Right From the Start

Some companies are starting to use application life-cycle management tools to address Sarbanes-Oxley compliance issues within the application development process.

While much of the work to comply with the Sarbanes-Oxley Act has been focused on adding controls to business processes and systems related to financial reporting, some companies are beginning to tap application life-cycle management tools to address Sarbanes-Oxley compliance as part of the application development process.

These companies are using tools to automate development and documentation processes. That documentation can then be audited to detail who has accessed code and what changes have been made. It can also be used to track what testing and quality assurance have been done when building applications or changing existing ones that fall under the act's scope. Some companies are finding that these compliance efforts are yielding additional rewards, like reducing costly rework by automating the change management aspects of programming.

Israel-based Teva Pharmaceutical Industries Ltd., which generates 91% of its revenue from sales in the U.S. and Europe, has replaced its paper-based application development workflow with change management and code-change tools from MKS Inc. over the past year. In addition to helping Teva meet regulatory requirements, the tools have allowed the company to attach electronic signatures to software change requests as required by the U.S. Food and Drug Administration. Teva has also been able to virtually eliminate its rework requests by using the tools to verify that changes are meeting business user requests, says Tom Loane, vice president and CIO of Teva North America.

Teva's old paper-based process for requesting development work centered around a seven-page form that had to circulate among employees in the U.S. and Israel to get four required sign-offs -- from the user requesting the change, the programmer, the tester and the quality assurance employee -- for the 1,000 software changes the company makes annually. Teva is replacing that process with MKS Integrity Manager, which prescribes the process and manages the workflow associated with code changes. The tool creates a document trail that records all activity, from the time a request for a change is made to when the code is moved into production. A workflow engine sends e-mail notifications to team members when work is requested, performed or completed, or when requirements have changed. Because Teva has combined Integrity Manager with MKS's Source Integrity software configuration management tool, programmers can check out the source code needed for the change request. All the changes are also recorded and compared against the details in the request for the change. As a result, Teva can "freeze" an activity during the development process to see what changes were made before or after that point.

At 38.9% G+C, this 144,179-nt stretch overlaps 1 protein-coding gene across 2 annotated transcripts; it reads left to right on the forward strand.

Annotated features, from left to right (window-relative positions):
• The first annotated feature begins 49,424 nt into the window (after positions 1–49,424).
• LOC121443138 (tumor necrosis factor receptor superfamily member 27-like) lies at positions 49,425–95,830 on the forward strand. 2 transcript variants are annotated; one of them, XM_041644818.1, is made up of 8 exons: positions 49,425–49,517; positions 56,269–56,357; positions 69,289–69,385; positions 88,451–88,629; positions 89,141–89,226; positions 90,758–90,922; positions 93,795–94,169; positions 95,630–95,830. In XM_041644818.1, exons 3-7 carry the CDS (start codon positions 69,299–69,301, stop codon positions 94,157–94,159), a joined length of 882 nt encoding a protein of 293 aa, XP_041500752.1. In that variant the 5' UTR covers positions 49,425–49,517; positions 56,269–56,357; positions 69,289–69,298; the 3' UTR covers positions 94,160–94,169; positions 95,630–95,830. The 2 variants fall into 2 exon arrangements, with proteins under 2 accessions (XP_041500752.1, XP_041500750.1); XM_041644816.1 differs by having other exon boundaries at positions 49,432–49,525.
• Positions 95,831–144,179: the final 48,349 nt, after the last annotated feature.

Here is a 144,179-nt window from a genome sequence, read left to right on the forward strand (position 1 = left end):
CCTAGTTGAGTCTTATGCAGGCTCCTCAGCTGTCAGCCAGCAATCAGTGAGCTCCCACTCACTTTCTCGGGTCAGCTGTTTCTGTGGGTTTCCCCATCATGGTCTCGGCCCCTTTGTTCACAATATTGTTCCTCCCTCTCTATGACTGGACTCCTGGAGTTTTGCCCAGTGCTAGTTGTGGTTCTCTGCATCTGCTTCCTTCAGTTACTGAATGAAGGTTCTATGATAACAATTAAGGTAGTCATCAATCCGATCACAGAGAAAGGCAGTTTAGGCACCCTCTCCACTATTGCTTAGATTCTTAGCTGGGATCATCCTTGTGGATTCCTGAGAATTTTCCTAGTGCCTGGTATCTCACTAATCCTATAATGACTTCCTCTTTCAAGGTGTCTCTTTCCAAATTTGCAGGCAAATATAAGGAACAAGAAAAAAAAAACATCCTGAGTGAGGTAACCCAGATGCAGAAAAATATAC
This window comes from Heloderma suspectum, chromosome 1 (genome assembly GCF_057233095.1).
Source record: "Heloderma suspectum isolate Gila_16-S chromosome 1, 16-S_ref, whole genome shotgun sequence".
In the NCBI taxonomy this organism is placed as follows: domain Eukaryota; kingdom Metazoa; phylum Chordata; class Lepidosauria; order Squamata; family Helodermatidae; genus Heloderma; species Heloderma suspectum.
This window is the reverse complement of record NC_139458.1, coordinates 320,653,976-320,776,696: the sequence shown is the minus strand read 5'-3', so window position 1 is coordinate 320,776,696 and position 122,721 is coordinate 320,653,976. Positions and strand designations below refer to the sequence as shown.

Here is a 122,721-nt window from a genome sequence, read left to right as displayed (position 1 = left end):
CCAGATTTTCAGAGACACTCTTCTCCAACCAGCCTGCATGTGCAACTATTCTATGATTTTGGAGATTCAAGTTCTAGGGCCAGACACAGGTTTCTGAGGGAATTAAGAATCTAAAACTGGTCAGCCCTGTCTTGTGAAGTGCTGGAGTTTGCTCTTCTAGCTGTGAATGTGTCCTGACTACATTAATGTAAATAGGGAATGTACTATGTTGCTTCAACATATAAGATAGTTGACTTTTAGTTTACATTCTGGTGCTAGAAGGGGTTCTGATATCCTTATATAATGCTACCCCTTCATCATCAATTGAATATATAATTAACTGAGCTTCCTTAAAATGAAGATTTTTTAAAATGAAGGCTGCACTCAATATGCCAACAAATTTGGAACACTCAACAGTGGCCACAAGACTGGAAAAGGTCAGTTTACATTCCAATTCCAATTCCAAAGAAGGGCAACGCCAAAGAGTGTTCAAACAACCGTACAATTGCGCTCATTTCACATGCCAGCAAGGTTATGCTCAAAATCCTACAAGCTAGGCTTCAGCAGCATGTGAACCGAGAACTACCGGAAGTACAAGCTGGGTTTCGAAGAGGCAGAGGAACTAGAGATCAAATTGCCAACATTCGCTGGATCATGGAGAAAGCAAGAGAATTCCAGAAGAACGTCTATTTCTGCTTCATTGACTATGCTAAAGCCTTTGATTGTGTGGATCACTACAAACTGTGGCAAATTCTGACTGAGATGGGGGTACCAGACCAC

"We're controlling things seven time zones away, [and] this rolls out a clean pattern of what the heck happened in any situation," Loane says. "It is not hard to prove what you did."

But automating the process had its challenges. First, Teva tried to replicate the paper process in the tool, which Loane says amounted to "automating a bad process and making it worse." Then the company took several months to devise a new process that treated all development as change, including new development and changes to existing systems, he says. In addition, the company began using the MKS tools to provide authorization for user access that required approval from a manager.